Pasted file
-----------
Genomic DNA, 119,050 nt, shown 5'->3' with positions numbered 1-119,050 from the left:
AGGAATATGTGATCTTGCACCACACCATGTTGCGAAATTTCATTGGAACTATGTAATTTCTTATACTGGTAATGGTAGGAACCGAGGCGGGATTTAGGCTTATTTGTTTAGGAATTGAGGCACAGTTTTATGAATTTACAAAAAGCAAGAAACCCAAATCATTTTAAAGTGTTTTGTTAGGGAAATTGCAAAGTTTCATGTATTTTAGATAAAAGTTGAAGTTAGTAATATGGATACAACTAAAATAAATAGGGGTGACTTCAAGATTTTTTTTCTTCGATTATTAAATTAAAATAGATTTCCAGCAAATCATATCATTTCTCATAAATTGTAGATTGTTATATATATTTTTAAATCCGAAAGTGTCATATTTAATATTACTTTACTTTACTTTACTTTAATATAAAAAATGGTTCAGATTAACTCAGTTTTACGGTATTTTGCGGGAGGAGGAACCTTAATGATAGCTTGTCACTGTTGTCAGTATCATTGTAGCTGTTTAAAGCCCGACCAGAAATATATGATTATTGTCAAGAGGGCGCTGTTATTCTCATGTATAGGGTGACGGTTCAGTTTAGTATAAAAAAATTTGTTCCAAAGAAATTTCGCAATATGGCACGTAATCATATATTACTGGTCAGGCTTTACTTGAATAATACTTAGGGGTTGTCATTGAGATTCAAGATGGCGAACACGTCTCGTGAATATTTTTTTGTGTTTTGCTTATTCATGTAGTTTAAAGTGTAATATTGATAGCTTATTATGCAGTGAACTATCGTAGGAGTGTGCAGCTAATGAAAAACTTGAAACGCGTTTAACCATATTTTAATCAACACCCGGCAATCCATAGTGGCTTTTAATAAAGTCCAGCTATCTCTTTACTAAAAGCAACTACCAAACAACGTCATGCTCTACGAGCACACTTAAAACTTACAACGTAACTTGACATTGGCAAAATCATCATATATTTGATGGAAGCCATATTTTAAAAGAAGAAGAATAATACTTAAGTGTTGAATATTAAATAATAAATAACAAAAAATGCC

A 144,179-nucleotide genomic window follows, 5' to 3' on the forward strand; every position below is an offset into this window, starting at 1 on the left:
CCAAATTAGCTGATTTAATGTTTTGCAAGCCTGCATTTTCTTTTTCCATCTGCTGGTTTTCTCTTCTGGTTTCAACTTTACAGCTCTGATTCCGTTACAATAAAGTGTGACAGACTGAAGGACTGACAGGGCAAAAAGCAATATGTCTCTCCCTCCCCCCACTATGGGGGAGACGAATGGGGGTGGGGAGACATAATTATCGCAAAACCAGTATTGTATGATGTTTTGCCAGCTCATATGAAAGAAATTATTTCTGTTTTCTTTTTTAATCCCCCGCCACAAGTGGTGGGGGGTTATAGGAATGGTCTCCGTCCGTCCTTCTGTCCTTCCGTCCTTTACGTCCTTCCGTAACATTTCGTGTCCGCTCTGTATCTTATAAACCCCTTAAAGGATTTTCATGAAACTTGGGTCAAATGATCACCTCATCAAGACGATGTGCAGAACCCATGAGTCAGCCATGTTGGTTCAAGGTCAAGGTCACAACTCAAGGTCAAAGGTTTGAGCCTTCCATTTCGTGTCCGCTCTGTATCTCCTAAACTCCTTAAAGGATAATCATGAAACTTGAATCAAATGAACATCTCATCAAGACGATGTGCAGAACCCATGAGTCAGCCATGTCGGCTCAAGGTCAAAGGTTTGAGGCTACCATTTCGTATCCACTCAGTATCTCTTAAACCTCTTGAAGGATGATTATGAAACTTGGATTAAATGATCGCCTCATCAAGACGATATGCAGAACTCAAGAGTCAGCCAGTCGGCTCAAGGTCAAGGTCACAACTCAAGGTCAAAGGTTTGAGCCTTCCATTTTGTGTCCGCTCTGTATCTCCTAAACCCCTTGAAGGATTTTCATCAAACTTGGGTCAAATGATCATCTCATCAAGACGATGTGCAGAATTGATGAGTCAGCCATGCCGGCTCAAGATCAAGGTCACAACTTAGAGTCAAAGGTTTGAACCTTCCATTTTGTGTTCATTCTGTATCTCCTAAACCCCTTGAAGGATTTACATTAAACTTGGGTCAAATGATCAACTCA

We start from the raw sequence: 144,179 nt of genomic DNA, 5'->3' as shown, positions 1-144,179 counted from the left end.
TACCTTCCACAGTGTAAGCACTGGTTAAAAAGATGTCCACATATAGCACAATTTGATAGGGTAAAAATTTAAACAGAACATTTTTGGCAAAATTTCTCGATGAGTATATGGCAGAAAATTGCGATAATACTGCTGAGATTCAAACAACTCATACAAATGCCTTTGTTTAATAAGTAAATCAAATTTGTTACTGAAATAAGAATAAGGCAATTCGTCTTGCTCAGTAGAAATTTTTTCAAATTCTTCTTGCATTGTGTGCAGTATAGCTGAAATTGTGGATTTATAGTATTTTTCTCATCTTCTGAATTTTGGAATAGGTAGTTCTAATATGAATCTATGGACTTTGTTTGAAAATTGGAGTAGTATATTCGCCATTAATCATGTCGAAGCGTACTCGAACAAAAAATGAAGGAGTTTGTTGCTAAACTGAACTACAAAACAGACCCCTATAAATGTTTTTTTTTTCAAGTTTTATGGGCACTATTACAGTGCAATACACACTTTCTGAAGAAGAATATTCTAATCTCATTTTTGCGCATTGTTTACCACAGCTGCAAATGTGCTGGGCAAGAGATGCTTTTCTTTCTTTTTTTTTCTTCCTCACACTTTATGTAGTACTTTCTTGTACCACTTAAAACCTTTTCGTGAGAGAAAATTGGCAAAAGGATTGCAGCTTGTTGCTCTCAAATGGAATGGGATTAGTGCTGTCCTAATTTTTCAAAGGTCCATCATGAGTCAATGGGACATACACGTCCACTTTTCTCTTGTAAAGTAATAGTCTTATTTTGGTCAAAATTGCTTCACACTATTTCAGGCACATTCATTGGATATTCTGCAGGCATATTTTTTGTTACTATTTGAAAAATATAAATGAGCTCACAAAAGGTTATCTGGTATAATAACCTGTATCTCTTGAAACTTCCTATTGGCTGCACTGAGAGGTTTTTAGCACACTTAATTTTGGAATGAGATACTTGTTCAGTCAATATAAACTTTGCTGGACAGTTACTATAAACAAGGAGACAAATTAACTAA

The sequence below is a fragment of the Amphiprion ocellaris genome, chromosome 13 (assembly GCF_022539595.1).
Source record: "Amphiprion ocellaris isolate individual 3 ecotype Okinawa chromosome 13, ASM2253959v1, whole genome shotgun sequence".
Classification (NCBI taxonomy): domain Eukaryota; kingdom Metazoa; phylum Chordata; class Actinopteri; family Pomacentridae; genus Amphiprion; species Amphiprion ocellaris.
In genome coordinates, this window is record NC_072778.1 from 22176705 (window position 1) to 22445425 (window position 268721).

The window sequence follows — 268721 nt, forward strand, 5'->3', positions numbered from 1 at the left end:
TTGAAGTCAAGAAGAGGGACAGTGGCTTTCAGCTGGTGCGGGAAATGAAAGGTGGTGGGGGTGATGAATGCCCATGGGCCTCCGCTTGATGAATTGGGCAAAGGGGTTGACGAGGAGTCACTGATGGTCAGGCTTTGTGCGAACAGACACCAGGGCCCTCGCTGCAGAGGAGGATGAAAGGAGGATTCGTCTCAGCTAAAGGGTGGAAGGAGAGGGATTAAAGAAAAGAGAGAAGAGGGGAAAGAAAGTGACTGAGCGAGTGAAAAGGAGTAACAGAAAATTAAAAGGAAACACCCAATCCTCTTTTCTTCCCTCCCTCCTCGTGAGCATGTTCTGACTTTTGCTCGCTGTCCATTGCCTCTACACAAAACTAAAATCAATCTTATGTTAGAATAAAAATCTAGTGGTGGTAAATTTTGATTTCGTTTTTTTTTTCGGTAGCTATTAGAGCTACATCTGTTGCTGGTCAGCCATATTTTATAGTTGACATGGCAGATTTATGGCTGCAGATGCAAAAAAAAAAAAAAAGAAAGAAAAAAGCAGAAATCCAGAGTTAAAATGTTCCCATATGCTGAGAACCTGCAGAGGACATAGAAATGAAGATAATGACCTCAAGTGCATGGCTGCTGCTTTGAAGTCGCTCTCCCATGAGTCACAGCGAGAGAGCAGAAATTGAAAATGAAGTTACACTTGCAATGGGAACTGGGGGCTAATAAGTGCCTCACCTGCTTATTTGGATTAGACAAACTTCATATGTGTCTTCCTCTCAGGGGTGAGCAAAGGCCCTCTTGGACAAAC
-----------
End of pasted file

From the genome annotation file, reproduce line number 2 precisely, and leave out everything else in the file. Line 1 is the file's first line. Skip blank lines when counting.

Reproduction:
AGGAATATGTGATCTTGCACCACACCATGTTGCGAAATTTCATTGGAACTATGTAATTTCTTATACTGGTAATGGTAGGAACCGAGGCGGGATTTAGGCTTATTTGTTTAGGAATTGAGGCACAGTTTTATGAATTTACAAAAAGCAAGAAACCCAAATCATTTTAAAGTGTTTTGTTAGGGAAATTGCAAAGTTTCATGTATTTTAGATAAAAGTTGAAGTTAGTAATATGGATACAACTAAAATAAATAGGGGTGACTTCAAGATTTTTTTTCTTCGATTATTAAATTAAAATAGATTTCCAGCAAATCATATCATTTCTCATAAATTGTAGATTGTTATATATATTTTTAAATCCGAAAGTGTCATATTTAATATTACTTTACTTTACTTTACTTTAATATAAAAAATGGTTCAGATTAACTCAGTTTTACGGTATTTTGCGGGAGGAGGAACCTTAATGATAGCTTGTCACTGTTGTCAGTATCATTGTAGCTGTTTAAAGCCCGACCAGAAATATATGATTATTGTCAAGAGGGCGCTGTTATTCTCATGTATAGGGTGACGGTTCAGTTTAGTATAAAAAAATTTGTTCCAAAGAAATTTCGCAATATGGCACGTAATCATATATTACTGGTCAGGCTTTACTTGAATAATACTTAGGGGTTGTCATTGAGATTCAAGATGGCGAACACGTCTCGTGAATATTTTTTTGTGTTTTGCTTATTCATGTAGTTTAAAGTGTAATATTGATAGCTTATTATGCAGTGAACTATCGTAGGAGTGTGCAGCTAATGAAAAACTTGAAACGCGTTTAACCATATTTTAATCAACACCCGGCAATCCATAGTGGCTTTTAATAAAGTCCAGCTATCTCTTTACTAAAAGCAACTACCAAACAACGTCATGCTCTACGAGCACACTTAAAACTTACAACGTAACTTGACATTGGCAAAATCATCATATATTTGATGGAAGCCATATTTTAAAAGAAGAAGAATAATACTTAAGTGTTGAATATTAAATAATAAATAACAAAAAATGCC